The European Union has allocated P3.76 billion in green financing as part of its commitment to support the Philippines’ sustainable economic activities.
“The EU therefore stands ready to continue its engagements with the Philippines on approaches to ensure environmentally sustainable economic activities,” said Thomas Wiersing, Chargé d’affaires of the EU Delegation to the Philippine in a speech at the webinar on ”State of Play: Green Recovery and Sustainable Reporting” organized by the EU.
According to Wiersing, the P3.76 billion fund under EU’s Access to Sustainable Energy Programme “responds to the Philippines’ goal to increase energy access, promote renewable energy sources to decrease the use of polluting power sources and reduce negative impact on the environment and health.”
The fund also supports the Philippines’s thrust in making energy efficiency and conservation a national way of life, he said.
Wiersing cited the Philippines for pursuing the implementation of an ambitious climate adaptation and mitigation pledge with EU support in line with its ratification to the Paris Agreement.
On top of the financing aspect, the top EU official of the EU Delegation to the Philippines is also collaborating with the Department of Science and Technology on the delivery of a national support project on remote sensing centered on the EU Copernicus Earth Observation program.
He said, EU has reconfirmed its commitment to a green, digital and resilient recovery and will stick to its goal to be climate neutral by 2050. “The European Green Deal provides an action plan to boost the efficient use of resources by moving to a clean, circular economy, restore biodiversity and reduce pollution,” he said.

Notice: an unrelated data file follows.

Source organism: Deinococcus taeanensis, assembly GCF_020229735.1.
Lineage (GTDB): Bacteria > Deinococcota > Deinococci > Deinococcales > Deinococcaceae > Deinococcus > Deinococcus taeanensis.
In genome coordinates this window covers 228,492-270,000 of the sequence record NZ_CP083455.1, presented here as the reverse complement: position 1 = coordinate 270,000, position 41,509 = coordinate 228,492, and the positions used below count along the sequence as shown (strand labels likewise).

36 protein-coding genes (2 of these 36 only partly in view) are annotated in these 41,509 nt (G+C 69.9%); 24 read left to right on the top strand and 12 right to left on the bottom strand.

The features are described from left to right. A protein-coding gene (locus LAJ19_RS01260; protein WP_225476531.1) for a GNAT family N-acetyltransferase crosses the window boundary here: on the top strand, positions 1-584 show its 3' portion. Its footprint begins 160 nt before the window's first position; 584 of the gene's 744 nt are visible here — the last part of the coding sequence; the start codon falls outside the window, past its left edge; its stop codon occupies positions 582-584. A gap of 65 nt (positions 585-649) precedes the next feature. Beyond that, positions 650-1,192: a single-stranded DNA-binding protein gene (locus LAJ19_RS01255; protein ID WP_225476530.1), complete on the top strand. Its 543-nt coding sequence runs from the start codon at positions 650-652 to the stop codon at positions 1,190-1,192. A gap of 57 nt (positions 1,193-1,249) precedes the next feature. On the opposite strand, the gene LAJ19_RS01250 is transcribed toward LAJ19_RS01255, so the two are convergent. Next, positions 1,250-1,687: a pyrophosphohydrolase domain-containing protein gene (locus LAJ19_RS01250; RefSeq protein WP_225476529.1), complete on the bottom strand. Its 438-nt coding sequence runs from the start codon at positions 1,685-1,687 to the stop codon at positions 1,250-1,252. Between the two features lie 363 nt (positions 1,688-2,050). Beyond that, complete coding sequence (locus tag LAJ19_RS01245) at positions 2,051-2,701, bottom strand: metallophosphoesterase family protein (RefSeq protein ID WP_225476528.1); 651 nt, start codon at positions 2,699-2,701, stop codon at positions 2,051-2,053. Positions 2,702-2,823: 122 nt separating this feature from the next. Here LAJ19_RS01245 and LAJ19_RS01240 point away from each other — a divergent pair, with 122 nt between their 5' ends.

Meanwhile, Finance Assistant Secretary Paula Alvarez, in a presentation at the same webinar, cited the EU assistance and international cooperation with EU countries for green finance or sustainable financing towards more green and resilient projects especially at this time that the effects of the pandemic has negatively limited the government’s budget.
Alvarez said that due to the COVID 19 pandemic and the impending threat of climate change, the Philippines is also one of the most disaster prone economies.
She noted that strong typhoons such as Yolanda, Sendong, Pablo cumulatively
claimed over 3,000 lives and affected 10 million people. “The economic damages caused by these typhoons and the losses, amounted to approximately P256 billion,” she said adding this amount is projected to increase in a long term basis because of climate change effects.
The Philippines is also located in the Pacific Ring of Fire. In addition, there will an estimated additional 8.3 million vulnerable Filipinos by 2022.
This means, the government has to spend more money to keep these Filipinos relocate in much safer areas.